NPR logo Iran Quieter On Sunday: Reports

Iran Quieter On Sunday: Reports

This image from video released Sunday June 21 2009 shows Faezeh Hashemi, the daughter of senior cleric Akhbar Hashemi Rafsanjani, speaking to hundreds of supporters of opposition candidate Mir Hossein Mousavi on June 17th. AP Photo/ IRIB hide caption

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AP Photo/ IRIB

After Saturday's violent clashes between pro-democracy protesters and security forces which reportedly resulted in some deaths though the exact number is uncertain, reports from Iran are that Sunday is significantly quieter.

Official Iranian TV said that 10 people died as a result of Saturday's street demonstrations, a continuation of week-long unrest stemming from an election the government said resulted in the overwhelming re-election of hard-line President Mahmoud Ahmadinejad. Ahmadinejad's opponents have complained that the election was rigged.

The Associated Press and other news agencies are reporting more arrests of notable Iranians, including the eldest daughter and other members of the family of former president Akbar Hashemi Rafsanjani.

And the Iranian government clampdown on journalists continues. The BBC is reporting that its permanent Tehran correspondent, Jon Leyne, was given 24 hours to leave the country.

Meanwhile, one of the U.S. Senate's top foreign policy experts, Sen. Richard Lugar, said during a taping of CNN's Late Edition program that despite the Iranian government's harsh response to the protesters, the Obama Administration should remain open to talks with the Ahmadinejad government.

According to the Associated Press:

Sen. Richard Lugar says the U.S. has a goal of containing Iran's nuclear ambition. He says the two countries should meet even though there are protests in Tehran over this month's presidential vote.

Lugar, R-Ind., says President Barack Obama or Secretary of State Hillary Rodham Clinton should be ready to meet with their Iranian counterparts.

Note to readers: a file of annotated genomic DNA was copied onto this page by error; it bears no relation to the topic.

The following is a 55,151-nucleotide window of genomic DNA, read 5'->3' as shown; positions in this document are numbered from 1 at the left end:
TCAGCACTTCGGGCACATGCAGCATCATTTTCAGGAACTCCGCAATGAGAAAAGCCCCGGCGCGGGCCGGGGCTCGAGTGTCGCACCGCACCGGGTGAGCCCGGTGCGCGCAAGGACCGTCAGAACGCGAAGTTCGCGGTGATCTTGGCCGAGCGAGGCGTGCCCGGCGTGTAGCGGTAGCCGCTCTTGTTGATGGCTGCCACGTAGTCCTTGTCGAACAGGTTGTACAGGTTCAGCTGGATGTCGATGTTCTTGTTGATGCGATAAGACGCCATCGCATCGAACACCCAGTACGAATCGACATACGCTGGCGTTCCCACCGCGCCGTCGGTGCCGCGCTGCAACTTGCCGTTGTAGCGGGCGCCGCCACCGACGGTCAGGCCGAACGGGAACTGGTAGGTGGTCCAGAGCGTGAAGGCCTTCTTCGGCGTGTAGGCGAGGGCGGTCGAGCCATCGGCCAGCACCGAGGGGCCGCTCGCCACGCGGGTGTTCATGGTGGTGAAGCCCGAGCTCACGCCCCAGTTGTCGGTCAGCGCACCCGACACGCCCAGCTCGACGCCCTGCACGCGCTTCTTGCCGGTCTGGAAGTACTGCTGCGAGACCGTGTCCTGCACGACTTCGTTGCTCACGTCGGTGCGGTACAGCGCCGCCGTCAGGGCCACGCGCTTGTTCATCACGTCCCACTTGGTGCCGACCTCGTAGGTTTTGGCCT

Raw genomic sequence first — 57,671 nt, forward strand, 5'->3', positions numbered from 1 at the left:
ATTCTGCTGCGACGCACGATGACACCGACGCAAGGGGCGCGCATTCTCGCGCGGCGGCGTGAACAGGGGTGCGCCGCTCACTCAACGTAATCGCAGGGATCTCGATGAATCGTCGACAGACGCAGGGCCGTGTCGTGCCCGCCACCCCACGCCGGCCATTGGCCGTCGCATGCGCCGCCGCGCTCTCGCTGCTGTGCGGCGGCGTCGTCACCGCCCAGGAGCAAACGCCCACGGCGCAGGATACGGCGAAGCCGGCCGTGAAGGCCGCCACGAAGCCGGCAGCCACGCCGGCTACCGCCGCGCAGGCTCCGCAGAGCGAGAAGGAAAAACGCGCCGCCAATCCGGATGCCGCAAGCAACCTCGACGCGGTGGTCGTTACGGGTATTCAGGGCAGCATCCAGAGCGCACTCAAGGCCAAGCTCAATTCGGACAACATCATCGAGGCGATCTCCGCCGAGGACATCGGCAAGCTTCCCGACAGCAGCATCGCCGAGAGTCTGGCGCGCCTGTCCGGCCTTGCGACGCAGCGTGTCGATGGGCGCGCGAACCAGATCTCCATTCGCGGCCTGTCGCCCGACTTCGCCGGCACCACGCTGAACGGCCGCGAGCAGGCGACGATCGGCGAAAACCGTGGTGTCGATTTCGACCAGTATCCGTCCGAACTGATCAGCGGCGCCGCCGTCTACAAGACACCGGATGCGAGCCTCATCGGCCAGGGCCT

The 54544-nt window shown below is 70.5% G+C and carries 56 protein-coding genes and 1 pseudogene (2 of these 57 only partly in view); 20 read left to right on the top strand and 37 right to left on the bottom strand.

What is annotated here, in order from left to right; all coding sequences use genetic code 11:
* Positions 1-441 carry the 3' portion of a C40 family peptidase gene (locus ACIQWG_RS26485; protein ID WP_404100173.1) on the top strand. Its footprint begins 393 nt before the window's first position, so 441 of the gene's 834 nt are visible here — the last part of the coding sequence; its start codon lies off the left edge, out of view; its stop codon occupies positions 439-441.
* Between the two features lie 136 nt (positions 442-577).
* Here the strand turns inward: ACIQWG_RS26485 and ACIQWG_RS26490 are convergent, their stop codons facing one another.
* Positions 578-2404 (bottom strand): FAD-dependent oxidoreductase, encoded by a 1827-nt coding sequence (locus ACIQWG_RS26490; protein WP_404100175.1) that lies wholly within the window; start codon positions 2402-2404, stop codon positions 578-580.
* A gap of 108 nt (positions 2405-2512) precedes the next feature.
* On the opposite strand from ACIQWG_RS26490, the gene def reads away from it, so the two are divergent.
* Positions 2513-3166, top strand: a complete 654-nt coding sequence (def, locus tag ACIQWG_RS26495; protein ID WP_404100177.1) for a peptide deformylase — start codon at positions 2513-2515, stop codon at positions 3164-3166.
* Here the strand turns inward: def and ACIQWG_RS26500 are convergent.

Yet, other Republicans continued to bash Obama for not talking tougher on Iran, a response Obama has wanted to avoid for fear of becoming a foil in Iran's internal politics.

Another AP story reports:

"The president of the United States is supposed to lead the free world, not follow it," Sen. Lindsey Graham, R-S.C., said on a Sunday morning talk show. "He's been timid and passive more than I
would like."

And in comments likely to be used by Iranian hardliners as further proof of the outside world's meddling in Iranian affairs, Israeli Prime Minister Benjamin Netanyahu said that while the world clearly sympathized with the Iranian demonstrators but said it was still too early to know what changes if any would result.

An excerpt from a Reuters report:

"I have no doubt everybody in the world is sympathetic to the Iranians' desire for freedom," Netanyahu said on NBC's "Meet the Press" when asked about the street demonstrations
that have erupted in Iran since the disputed June 12 election.

"I think it's too early to say what will transpire in Iran and on the international stage," said Netanyahu, who spoke from Israel. He reiterated Israel's position that Iran must not be allowed to develop nuclear weapons.